Kellogg’s makes Cheez-Its, a cheesy, corny confection that’s attractive to lots of folks, especially at boring parties. Some versions of this snack are marketed as “Whole Grain” or “Made With Whole Grain,” and the text on the packaging makes plain that this means 5 to 8 grams of whole grain for each 29-gram serving along with the primary ingredient being “enriched flour.”
This is too confusing for three women to bear, so they sued. One of the women went so far as to claim she was injured by all of this, yet, were the packaging only changed, she would continue to purchase the products in the future (where are the feminists over this feigned stupidity?). There started out some sanity in this idiocy:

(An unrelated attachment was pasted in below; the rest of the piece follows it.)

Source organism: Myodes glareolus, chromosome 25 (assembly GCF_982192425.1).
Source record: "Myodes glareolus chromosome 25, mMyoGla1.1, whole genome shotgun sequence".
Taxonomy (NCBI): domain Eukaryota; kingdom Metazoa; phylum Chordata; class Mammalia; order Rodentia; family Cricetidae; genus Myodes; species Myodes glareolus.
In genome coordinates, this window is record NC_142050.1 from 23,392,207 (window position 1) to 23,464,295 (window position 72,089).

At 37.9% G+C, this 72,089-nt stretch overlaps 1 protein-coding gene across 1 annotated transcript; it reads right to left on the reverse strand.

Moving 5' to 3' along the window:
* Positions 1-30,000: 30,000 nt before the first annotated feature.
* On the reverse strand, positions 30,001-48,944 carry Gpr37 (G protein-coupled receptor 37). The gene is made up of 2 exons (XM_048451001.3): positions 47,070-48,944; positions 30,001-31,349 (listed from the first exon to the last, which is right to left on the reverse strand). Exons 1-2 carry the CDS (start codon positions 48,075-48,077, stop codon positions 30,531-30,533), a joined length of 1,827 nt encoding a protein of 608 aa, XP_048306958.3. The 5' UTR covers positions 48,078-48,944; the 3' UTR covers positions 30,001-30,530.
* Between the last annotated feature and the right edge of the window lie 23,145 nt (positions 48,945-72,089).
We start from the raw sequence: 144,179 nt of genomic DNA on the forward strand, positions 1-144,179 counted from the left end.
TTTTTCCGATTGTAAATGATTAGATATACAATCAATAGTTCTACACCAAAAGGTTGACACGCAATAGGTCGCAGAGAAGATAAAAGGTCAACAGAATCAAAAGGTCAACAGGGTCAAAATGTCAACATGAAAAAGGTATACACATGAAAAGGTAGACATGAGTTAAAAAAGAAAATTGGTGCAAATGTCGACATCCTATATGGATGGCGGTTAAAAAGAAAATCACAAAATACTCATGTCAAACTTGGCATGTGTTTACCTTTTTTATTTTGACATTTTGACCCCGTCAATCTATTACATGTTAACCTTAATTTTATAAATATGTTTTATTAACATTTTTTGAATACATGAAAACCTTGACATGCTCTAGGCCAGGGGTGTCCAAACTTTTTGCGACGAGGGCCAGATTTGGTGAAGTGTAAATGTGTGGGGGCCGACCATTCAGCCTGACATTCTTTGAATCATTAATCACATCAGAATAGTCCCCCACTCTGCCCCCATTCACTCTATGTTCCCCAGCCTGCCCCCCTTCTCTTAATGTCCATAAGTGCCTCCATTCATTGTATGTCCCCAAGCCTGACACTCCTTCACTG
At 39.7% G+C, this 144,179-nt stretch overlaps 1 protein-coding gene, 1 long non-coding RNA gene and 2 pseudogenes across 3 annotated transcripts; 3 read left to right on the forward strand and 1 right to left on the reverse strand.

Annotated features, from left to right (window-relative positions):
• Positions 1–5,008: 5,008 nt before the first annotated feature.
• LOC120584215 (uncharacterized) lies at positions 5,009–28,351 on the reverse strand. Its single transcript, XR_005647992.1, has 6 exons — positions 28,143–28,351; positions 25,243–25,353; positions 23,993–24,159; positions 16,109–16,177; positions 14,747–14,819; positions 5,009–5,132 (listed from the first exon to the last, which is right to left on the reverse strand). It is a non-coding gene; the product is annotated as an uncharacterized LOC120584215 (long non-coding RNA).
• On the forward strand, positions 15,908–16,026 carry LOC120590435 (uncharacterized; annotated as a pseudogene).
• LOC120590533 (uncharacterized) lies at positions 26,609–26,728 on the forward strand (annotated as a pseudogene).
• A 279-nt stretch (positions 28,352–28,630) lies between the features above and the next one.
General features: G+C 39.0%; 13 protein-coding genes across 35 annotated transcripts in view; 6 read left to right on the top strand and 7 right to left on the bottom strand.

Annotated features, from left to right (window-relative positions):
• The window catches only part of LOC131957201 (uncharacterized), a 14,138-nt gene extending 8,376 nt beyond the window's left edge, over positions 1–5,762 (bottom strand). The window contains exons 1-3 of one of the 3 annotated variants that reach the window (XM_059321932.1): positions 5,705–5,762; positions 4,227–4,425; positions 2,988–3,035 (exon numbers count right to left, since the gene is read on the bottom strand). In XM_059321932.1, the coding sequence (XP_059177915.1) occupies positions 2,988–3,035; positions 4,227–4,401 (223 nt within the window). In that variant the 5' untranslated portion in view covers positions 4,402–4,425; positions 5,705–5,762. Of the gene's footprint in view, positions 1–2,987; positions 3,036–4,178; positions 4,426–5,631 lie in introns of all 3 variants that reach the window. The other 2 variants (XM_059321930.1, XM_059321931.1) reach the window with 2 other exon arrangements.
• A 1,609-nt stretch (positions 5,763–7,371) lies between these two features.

A federal judge dismissed the case in 2017, ruling that the “Whole Grains” wording was factually correct. In toto, the label “would neither mislead nor deceive a reasonable consumer.”
Amazingly, the 2nd Circuit reversed.
Additional verbiage on the front and side of the package is no defense, the court said.
The 2nd Circuit thinks Americans are just too stupid for words. Or it finds entirely reasonable that Americans are too mind-numbingly lazy to read a simple label.